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The European Commission has adopted a ‘Digital Europe Programme’ and allotted it €1.98 billion of funding to strengthen technological sovereignty

The European Commission has adopted a Digital Europe Programme and allotted it €1.98 billion (US$2.25 billion) of funding as part of the Europe’s Digital Decade initiative. The funding is split into three programs, which in turn spread across the overall objectives.

The Commission agreed on the €7.5 billion ($8.5 billion today) Digital Europe Programme in December 2020 as part of the 2021-2027 budget period to boost the bloc’s “technological sovereignty” via the development of supercomputing (€2.2 billion earmarked), artificial intelligence (€2.1 billion), cybersecurity (€1.7 billion), advanced digital skills (€580 million) and “ensuring the wide use of digital technologies across the economy and society” (€1.1 billion).

The latest funding announcement shows that the main work program will receive €1.38 billion for investment in AI, “cloud and data spaces” that facilitate cross-border data sharing and edge computing, quantum communication infrastructure, advanced digital skill and the wide use of digital technologies across society and the economy until the end of 2022. The main program budget release will also go towards funding “set-up, operations and evolving and continuous maintenance of digital services supporting cross border interoperability of solutions in support of the public administrations (e.g. European Digital Identity).”

The EU is currently developing a regional digital identity system based on digital wallets with biometric access control.

An additional two work streams will receive €269 million for cybersecurity and €329 for establishing and operating a network of European Digital Innovation Hubs across the EU.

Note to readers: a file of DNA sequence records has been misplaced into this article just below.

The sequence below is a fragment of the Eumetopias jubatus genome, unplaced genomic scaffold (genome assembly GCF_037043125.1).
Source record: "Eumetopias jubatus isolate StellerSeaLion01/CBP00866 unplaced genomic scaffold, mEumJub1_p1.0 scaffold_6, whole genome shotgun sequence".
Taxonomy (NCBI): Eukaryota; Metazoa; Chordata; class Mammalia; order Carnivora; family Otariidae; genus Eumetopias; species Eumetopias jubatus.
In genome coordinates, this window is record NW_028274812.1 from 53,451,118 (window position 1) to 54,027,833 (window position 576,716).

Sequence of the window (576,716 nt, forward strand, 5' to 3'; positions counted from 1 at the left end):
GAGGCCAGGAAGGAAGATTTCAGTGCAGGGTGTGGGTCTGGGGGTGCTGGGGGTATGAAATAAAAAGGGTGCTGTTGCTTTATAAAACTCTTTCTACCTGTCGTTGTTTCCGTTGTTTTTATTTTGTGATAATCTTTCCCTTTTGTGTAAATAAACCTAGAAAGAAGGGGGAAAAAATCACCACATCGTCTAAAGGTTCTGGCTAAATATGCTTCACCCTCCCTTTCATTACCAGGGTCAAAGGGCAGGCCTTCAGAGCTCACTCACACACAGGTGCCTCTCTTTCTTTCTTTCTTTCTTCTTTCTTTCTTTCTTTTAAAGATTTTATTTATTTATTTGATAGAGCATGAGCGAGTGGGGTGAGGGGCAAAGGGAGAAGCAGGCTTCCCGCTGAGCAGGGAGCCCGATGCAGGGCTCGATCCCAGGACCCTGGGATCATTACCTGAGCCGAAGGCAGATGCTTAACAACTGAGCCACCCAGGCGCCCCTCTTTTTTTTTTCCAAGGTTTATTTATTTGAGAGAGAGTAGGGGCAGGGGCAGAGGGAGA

“This is Europe’s Digital Decade. By 2030, data, cloud, edge and quantum computing will drive industrial and societal innovation, creating new business models,” said Thierry Breton, commissioner for Internal Market.

“The €2 billion investment announced today enables European companies – of all sizes and notably startups – to seize opportunities in fast-growing markets. It will also empower European citizens with the skills needed to thrive in a safe digital environment. This strengthens our technological sovereignty.”

The Council of Europe Data Protection Unit looks for data protection experts

Also in Europe, but distinct to the EU, EC, EP and European Council, the international organization for human rights, rule of law and democracy in Europe, the Council of Europe, is seeking to create a pool of experts to identity and study new and emerging challenges and threat to individuals’ personal data.

The Council of Europe upholds international conventions for its 47 member states (compared to the EU’s 27), operates the European Court of Human Rights which enforces the European Convention on Human Rights.

The hiring round is for Convention 108 and 108+ which seeks to provide recommendations and legal instruments to inform policy makers as well as civil society and private companies about the impacts of the digitalization and globalization of personal information.

It is hiring experts on issues such as children’s personal data, privacy by design, blockchain, AI, 5G, sensitive data and sport data.

Article: European Commission allots €2B of funding for AI, quantum, digital skills

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